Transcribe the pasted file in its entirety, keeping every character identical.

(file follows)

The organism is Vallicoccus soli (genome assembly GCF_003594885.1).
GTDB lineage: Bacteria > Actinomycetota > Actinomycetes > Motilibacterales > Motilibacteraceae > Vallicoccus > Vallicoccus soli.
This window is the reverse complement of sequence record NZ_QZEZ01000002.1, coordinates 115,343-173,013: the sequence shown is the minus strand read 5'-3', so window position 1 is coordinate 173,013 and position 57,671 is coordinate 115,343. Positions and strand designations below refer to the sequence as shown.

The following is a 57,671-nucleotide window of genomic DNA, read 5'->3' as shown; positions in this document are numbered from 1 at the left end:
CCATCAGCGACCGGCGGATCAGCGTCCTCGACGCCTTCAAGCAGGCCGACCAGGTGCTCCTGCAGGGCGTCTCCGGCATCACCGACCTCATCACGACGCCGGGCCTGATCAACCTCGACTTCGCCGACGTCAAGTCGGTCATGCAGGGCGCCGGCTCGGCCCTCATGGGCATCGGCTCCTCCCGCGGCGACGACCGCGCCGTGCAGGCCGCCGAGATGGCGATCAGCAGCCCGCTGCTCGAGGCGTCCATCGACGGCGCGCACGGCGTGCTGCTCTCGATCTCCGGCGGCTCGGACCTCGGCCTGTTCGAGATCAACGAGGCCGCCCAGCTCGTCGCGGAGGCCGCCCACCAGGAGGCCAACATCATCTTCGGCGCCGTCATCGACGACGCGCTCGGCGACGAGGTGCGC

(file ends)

The organism is Vallicoccus soli (genome assembly GCF_003594885.1).
GTDB lineage: Bacteria > Actinomycetota > Actinomycetes > Motilibacterales > Motilibacteraceae > Vallicoccus > Vallicoccus soli.
This window is the reverse complement of sequence record NZ_QZEZ01000002.1, coordinates 115,343-173,013: the sequence shown is the minus strand read 5'-3', so window position 1 is coordinate 173,013 and position 57,671 is coordinate 115,343. Positions and strand designations below refer to the sequence as shown.

The following is a 57,671-nucleotide window of genomic DNA, read 5'->3' as shown; positions in this document are numbered from 1 at the left end:
CCATCAGCGACCGGCGGATCAGCGTCCTCGACGCCTTCAAGCAGGCCGACCAGGTGCTCCTGCAGGGCGTCTCCGGCATCACCGACCTCATCACGACGCCGGGCCTGATCAACCTCGACTTCGCCGACGTCAAGTCGGTCATGCAGGGCGCCGGCTCGGCCCTCATGGGCATCGGCTCCTCCCGCGGCGACGACCGCGCCGTGCAGGCCGCCGAGATGGCGATCAGCAGCCCGCTGCTCGAGGCGTCCATCGACGGCGCGCACGGCGTGCTGCTCTCGATCTCCGGCGGCTCGGACCTCGGCCTGTTCGAGATCAACGAGGCCGCCCAGCTCGTCGCGGAGGCCGCCCACCAGGAGGCCAACATCATCTTCGGCGCCGTCATCGACGACGCGCTCGGCGACGAGGTGCGC